How to replace brake pads

How to replace brake pads:

 

Have you ever been curious what it takes to replace your brake pads? Look no further, we are here to help!

 

Replacing brake pads is one of the easiest jobs on the car, but repair shops don’t want you to know this, because brake jobs are easy money! As a technician, anytime I hear a car with brakes squealing/grinding it usually sounds like a money machine cashing out haha.

 

You will need to determine what tools you need to complete the job, but I will add a small list below of tools that are used on most brake jobs.

 

Tools needed:

-Sockets

-Wrench

-Pliers

-Brake piston compressor

-Prybar

 

Supplies needed:

-Brake pads

-Slide pin lubrication

-Brake fluid

 

Start by lifting the vehicle up and securely supporting it on jack stands. Once you have the vehicle lifted then it is safe to remove the wheel/tire assembly.

 

 

Once the wheel is taken off you will have access to the brake caliper assembly.

 

Brake caliper/bracket and rotor assembly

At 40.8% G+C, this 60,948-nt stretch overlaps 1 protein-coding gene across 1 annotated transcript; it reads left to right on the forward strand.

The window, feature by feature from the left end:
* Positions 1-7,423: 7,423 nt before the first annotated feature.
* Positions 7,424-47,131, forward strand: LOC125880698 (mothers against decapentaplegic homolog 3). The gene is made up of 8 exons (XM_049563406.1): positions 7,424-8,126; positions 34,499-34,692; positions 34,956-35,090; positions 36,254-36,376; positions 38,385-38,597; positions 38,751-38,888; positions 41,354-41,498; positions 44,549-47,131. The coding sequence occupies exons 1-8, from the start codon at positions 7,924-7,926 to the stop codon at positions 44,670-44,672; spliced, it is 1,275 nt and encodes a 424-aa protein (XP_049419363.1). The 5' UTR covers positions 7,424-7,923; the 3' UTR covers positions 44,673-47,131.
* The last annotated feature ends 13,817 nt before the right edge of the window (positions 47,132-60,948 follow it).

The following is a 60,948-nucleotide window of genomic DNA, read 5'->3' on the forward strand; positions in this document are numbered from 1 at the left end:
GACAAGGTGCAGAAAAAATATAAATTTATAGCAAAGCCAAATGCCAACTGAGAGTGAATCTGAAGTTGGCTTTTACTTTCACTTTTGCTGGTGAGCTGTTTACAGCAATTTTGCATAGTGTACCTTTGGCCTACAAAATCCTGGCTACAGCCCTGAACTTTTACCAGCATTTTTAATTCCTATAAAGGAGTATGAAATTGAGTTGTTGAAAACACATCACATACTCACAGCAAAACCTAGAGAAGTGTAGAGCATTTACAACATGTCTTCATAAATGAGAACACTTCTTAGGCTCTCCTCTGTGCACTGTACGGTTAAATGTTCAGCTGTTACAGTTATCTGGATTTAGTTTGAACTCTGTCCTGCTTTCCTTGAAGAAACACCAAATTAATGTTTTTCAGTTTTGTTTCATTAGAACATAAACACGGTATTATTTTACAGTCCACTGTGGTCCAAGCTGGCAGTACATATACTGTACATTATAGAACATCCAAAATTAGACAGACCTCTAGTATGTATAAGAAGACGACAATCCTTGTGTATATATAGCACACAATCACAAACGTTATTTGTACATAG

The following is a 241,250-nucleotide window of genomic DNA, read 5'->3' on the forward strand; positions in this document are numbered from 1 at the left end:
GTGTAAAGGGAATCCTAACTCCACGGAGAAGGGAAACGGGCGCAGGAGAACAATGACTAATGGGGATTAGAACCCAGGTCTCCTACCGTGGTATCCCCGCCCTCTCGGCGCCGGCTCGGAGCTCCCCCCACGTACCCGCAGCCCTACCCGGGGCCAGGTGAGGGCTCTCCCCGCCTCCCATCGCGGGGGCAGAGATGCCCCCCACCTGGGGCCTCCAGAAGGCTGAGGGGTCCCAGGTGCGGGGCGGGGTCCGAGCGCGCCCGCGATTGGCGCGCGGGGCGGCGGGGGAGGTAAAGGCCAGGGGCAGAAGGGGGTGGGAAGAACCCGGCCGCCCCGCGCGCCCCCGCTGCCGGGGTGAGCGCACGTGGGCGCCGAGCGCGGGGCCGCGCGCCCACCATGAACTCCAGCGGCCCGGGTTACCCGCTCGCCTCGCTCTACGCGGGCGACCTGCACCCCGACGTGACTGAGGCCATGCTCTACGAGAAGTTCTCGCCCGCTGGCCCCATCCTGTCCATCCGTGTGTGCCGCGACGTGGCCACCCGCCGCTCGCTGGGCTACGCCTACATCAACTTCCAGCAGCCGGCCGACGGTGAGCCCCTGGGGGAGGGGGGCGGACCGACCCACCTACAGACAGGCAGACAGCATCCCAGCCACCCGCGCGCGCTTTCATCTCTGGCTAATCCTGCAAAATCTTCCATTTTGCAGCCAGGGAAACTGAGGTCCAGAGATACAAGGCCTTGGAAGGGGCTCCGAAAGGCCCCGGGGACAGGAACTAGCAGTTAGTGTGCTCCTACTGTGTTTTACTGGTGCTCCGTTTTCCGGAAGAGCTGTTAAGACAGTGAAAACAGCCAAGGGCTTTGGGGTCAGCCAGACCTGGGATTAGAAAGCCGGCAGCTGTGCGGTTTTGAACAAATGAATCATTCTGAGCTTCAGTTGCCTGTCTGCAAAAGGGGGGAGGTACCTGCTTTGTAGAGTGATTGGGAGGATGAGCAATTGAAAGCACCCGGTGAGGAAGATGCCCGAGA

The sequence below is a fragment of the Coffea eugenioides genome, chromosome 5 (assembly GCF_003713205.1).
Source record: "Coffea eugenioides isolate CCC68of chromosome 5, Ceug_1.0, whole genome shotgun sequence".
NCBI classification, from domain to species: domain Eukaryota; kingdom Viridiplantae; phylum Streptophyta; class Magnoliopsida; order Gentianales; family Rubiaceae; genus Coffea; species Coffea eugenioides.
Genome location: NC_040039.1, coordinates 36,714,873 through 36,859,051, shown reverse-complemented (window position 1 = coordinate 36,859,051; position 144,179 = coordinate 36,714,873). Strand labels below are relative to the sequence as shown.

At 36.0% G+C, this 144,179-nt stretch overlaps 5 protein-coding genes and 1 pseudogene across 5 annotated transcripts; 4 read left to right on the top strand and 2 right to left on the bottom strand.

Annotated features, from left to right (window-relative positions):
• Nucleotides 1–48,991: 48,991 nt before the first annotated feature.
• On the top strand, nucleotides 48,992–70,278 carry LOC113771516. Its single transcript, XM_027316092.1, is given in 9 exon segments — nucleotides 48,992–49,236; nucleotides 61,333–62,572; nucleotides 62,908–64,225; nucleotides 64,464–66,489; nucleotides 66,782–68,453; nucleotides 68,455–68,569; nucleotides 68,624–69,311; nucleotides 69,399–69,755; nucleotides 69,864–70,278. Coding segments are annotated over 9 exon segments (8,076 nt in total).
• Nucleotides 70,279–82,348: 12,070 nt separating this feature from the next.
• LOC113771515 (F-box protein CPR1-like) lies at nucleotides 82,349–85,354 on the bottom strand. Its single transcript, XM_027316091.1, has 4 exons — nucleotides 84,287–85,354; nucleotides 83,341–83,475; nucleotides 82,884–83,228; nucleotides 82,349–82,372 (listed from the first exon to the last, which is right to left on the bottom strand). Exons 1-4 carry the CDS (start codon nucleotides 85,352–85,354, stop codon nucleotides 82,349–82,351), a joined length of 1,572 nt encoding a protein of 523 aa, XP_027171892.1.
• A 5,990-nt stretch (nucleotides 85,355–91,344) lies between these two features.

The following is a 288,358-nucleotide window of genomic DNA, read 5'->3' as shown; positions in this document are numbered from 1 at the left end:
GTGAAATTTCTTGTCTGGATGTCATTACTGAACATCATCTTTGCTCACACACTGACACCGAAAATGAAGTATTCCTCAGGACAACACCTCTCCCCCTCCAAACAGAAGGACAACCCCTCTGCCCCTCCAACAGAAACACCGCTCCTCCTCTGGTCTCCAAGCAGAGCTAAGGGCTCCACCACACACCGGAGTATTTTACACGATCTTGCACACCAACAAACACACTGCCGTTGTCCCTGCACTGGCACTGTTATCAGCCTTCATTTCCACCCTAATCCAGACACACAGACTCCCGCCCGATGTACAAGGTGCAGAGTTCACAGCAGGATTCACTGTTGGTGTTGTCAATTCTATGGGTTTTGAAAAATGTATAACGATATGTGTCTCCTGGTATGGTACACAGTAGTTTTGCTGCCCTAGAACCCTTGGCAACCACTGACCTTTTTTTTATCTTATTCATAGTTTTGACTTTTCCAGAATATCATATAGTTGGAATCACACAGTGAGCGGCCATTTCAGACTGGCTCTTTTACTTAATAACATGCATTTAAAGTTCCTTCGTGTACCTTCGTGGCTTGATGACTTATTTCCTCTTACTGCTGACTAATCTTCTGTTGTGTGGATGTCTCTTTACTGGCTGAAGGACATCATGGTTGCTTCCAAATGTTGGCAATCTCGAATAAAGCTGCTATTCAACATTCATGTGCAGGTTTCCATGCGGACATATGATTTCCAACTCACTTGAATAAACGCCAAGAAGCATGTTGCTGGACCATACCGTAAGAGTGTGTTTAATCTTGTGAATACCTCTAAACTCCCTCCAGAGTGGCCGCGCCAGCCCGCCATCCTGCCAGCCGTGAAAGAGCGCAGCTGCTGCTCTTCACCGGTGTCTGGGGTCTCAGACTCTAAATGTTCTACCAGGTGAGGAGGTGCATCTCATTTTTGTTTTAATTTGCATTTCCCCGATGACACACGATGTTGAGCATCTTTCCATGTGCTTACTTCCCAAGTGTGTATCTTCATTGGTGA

Once you have access to the brake caliper assembly you will need to remove the caliper retaining bolts, they will be the two bolts that hold the caliper to the caliper slide pins, remove these and you will be able to remove the caliper assembly.

 

Caliper slide pin bolts

 

After you separate the brake caliper assembly you will be able to compress the piston back into the caliper using the piston compressor tool. There are two types of pistons, pistons that push directly in, or pistons that need to be spun back into place, be sure to have the proper tool for the type of pistons you are working with to prevent damage.

 

New brake pad hardware in caliper bracket

 

Slide pins with fresh lubrication

 

After getting the calipers compressed you are ready for reassembly. Install new brake hardware if it was supplied with the pads. Inspect and lubricate the caliper slide pins as needed, these are a vital part of proper braking operation and you want to make sure they keep smooth functionality and dont dry up.

Install the new brake pads and check for proper piston clearance, if everything looks good then you are ready to push the caliper over the pads and tighten the slide pin bolts.

 

 

After you have everything reinstalled go and apply the pedal to add pressure back to the system and inspect the work you did to make sure everything is tight and free of leaks. If all is good take it out for a test drive to verify proper brake operation. Make sure you have a firm pedal after the first start up to prevent a low pedal when you shift to gear. If everything drives and sounds smooth then you are all done!

 

If you have any further questions feel free to comment below or email me at ggrey@mymastermechanic1.com.

 

As always, have fun and stay safe!

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